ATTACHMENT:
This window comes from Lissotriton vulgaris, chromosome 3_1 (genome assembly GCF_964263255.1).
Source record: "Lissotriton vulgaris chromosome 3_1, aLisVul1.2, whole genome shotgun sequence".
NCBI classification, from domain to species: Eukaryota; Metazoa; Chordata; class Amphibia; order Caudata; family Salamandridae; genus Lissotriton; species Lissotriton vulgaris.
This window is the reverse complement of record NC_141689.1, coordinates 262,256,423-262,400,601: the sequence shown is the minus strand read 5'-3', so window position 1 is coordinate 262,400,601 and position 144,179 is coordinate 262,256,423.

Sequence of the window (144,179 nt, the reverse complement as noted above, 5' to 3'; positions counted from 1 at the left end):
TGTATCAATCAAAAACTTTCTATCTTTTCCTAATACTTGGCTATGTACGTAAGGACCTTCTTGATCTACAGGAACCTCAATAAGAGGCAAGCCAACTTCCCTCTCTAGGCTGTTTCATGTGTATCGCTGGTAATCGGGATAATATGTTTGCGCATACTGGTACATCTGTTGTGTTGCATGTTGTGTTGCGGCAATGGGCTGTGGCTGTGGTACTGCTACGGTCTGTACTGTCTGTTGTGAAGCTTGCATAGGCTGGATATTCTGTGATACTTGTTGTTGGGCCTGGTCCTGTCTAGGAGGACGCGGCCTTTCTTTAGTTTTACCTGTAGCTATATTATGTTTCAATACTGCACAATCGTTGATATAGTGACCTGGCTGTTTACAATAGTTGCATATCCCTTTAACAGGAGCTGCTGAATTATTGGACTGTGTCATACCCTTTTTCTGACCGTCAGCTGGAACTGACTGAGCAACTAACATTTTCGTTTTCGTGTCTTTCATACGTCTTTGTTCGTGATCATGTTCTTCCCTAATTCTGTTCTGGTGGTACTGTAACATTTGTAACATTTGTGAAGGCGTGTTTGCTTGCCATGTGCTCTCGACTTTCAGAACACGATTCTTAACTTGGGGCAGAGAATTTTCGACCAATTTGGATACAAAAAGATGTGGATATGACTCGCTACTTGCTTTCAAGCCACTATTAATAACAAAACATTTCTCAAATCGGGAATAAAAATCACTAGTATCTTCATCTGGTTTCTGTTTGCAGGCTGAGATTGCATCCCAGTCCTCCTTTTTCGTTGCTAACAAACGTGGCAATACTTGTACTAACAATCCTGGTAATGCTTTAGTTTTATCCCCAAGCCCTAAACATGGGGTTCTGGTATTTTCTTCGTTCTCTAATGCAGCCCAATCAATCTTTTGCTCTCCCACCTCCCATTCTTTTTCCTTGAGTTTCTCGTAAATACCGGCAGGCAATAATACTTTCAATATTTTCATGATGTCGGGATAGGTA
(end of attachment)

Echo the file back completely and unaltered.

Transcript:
This window comes from Lissotriton vulgaris, chromosome 3_1 (genome assembly GCF_964263255.1).
Source record: "Lissotriton vulgaris chromosome 3_1, aLisVul1.2, whole genome shotgun sequence".
NCBI classification, from domain to species: Eukaryota; Metazoa; Chordata; class Amphibia; order Caudata; family Salamandridae; genus Lissotriton; species Lissotriton vulgaris.
This window is the reverse complement of record NC_141689.1, coordinates 262,256,423-262,400,601: the sequence shown is the minus strand read 5'-3', so window position 1 is coordinate 262,400,601 and position 144,179 is coordinate 262,256,423.

Sequence of the window (144,179 nt, the reverse complement as noted above, 5' to 3'; positions counted from 1 at the left end):
TGTATCAATCAAAAACTTTCTATCTTTTCCTAATACTTGGCTATGTACGTAAGGACCTTCTTGATCTACAGGAACCTCAATAAGAGGCAAGCCAACTTCCCTCTCTAGGCTGTTTCATGTGTATCGCTGGTAATCGGGATAATATGTTTGCGCATACTGGTACATCTGTTGTGTTGCATGTTGTGTTGCGGCAATGGGCTGTGGCTGTGGTACTGCTACGGTCTGTACTGTCTGTTGTGAAGCTTGCATAGGCTGGATATTCTGTGATACTTGTTGTTGGGCCTGGTCCTGTCTAGGAGGACGCGGCCTTTCTTTAGTTTTACCTGTAGCTATATTATGTTTCAATACTGCACAATCGTTGATATAGTGACCTGGCTGTTTACAATAGTTGCATATCCCTTTAACAGGAGCTGCTGAATTATTGGACTGTGTCATACCCTTTTTCTGACCGTCAGCTGGAACTGACTGAGCAACTAACATTTTCGTTTTCGTGTCTTTCATACGTCTTTGTTCGTGATCATGTTCTTCCCTAATTCTGTTCTGGTGGTACTGTAACATTTGTAACATTTGTGAAGGCGTGTTTGCTTGCCATGTGCTCTCGACTTTCAGAACACGATTCTTAACTTGGGGCAGAGAATTTTCGACCAATTTGGATACAAAAAGATGTGGATATGACTCGCTACTTGCTTTCAAGCCACTATTAATAACAAAACATTTCTCAAATCGGGAATAAAAATCACTAGTATCTTCATCTGGTTTCTGTTTGCAGGCTGAGATTGCATCCCAGTCCTCCTTTTTCGTTGCTAACAAACGTGGCAATACTTGTACTAACAATCCTGGTAATGCTTTAGTTTTATCCCCAAGCCCTAAACATGGGGTTCTGGTATTTTCTTCGTTCTCTAATGCAGCCCAATCAATCTTTTGCTCTCCCACCTCCCATTCTTTTTCCTTGAGTTTCTCGTAAATACCGGCAGGCAATAATACTTTCAATATTTTCATGATGTCGGGATAGGTA